Researchers have dug into that question, and in general, they have found that for people who are considered to be up to date with their Covid-19 vaccines – that means they get a booster when recommended – that protection against disease drops over three or four months after your last dose, but protection against hospitalization and death remains high.
Here’s why: Antibodies – the front line’s immune system defenders – gradually drop after an infection or vaccination. Within a few months, they disappear and that is normal. But it leaves your body open to yet another viral invasion.
The good news is that even though the immune system starts with antibodies, it does not end there. Other cells such as B cells and T cells remain imprinted with the memory of the virus or vaccine so that they can make another antibody army if they encounter that pathogen again.
It takes some time to build that army, so while your body is preparing to fight, you may get a few symptoms. Ultimately, though, your immune system should come to the rescue and help you recover from too much fuss.
In general, this is how it should work. But sometimes this process does not go as planned for everyone. Older adults and those with lower immune function may need extra help to prevent the worst outcomes of a Covid-19 infection.
Protection after infection
Here’s how the protection lasts in real life against an infection with the Omicron coronavirus variant that causes symptoms. If you got:
- Two doses of the Johnson & Johnson vaccine, they are 30% effective between two and four months after your shots.
- One dose of Johnson & Johnson and one dose of mFR shot from Pfizer / BioNTech or Moderna, your vaccines are 55% effective between the 2nd and 4th month.
- Three doses of one mRNA shot, your vaccines are 63% effective between months 2 and 4.
Protection against hospitalization with low immune system
When it comes to emergency care or hospitalization, the protection you get from vaccines really depends on your immune function.
Sara Tartof, an epidemiologist for Kaiser Permanente in Southern California, has investigated how well a third dose of the Pfizer mRNA vaccine manages to keep adults in her health system out of the hospital.
Up to three months after a third dose, the efficacy of the vaccine against hospitalization was 85%, but it decreased to 55% after three months. On closer inspection, however, she found that these results were largely driven by immune status.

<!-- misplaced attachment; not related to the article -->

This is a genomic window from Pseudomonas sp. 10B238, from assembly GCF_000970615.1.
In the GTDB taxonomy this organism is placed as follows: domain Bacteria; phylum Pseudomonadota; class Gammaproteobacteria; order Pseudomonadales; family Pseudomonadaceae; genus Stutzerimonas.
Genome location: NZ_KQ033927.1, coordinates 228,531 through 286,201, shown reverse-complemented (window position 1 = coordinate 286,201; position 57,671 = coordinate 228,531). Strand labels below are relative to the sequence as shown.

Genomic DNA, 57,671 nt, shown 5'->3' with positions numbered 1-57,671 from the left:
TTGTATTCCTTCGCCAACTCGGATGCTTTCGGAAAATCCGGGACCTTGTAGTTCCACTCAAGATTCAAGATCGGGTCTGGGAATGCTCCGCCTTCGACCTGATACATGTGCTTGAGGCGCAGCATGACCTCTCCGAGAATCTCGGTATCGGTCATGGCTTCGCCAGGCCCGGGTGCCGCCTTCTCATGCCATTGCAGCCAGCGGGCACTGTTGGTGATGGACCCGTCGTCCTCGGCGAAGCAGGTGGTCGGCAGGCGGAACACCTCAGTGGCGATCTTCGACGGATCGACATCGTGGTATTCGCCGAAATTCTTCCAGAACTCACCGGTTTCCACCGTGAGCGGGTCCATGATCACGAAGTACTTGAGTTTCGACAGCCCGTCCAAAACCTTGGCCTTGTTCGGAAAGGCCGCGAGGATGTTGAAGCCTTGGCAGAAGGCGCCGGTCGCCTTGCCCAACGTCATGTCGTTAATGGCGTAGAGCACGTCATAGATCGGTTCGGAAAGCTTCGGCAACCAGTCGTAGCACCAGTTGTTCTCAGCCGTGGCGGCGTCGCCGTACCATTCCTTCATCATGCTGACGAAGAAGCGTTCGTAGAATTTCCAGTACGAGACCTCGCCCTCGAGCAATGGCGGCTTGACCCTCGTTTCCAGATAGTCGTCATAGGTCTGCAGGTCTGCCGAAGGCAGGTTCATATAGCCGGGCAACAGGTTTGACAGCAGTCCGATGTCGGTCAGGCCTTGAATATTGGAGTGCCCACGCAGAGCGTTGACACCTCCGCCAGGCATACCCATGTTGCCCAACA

“We saw no signs of diminishing, but in the immunocompromised,” Tartof said. “In immunocompromised people, vaccine efficacy basically starts low and gets lower.”
However, for people with regular immune function, vaccination efficacy against hospitalization remained high – around 86% – after three months.
In general, researchers find that for adults 50 and older whose immune system is functioning normally, protection starts high and stays high – around 84% – for up to six months after a booster dose when it comes to the risk of being hospitalized with an infection. caused by the Omicron variant.
For adults aged 50 and over who have impaired immune function, such as those who have had solid organ transplants or who are receiving cancer treatment, protection against a booster is initially good, but it drops faster.
For example, an immunocompromised adult can expect 81% protection against hospitalization up to two months after a booster dose of an mRNA vaccine if they get an infection caused by the Omicron variant, but it drops to about 49% after four months, according to new CDC data. This is one of the reasons why this group has been prioritized for additional boosters.
Immune protection after infection
The researchers said this protection was on a par with that given by mRNA vaccines and remained stable up to nine months after infection.
The CDC says that about 90% of people who receive Covid-19 will generate antibodies after their infections. But how much protection you get against an infection depends on your symptoms. People with symptoms will produce more antibodies than those without, and people who were hospitalized make more antibodies than those who were not.
Experts agree that getting a Covid-19 infection is not a good way to build immunity because it can be so unpredictable, even fatal. But if you have had one, you probably have some protection against it, and people should be able to count on that when they think of risk, said Dr. Dorry Segev, a transplant surgeon at NYU’s Grossman School of Medicine, to CNN Chief Medical Correspondent Dr. Sanjay Gupta.
“Covid is a high-risk and high-impact way to get immunity. But if you had Covid and you went through it and you have immunity, it’s something we have to respect and we have to incorporate it in those ways. , we sign new social contract of Covid, “said Segev.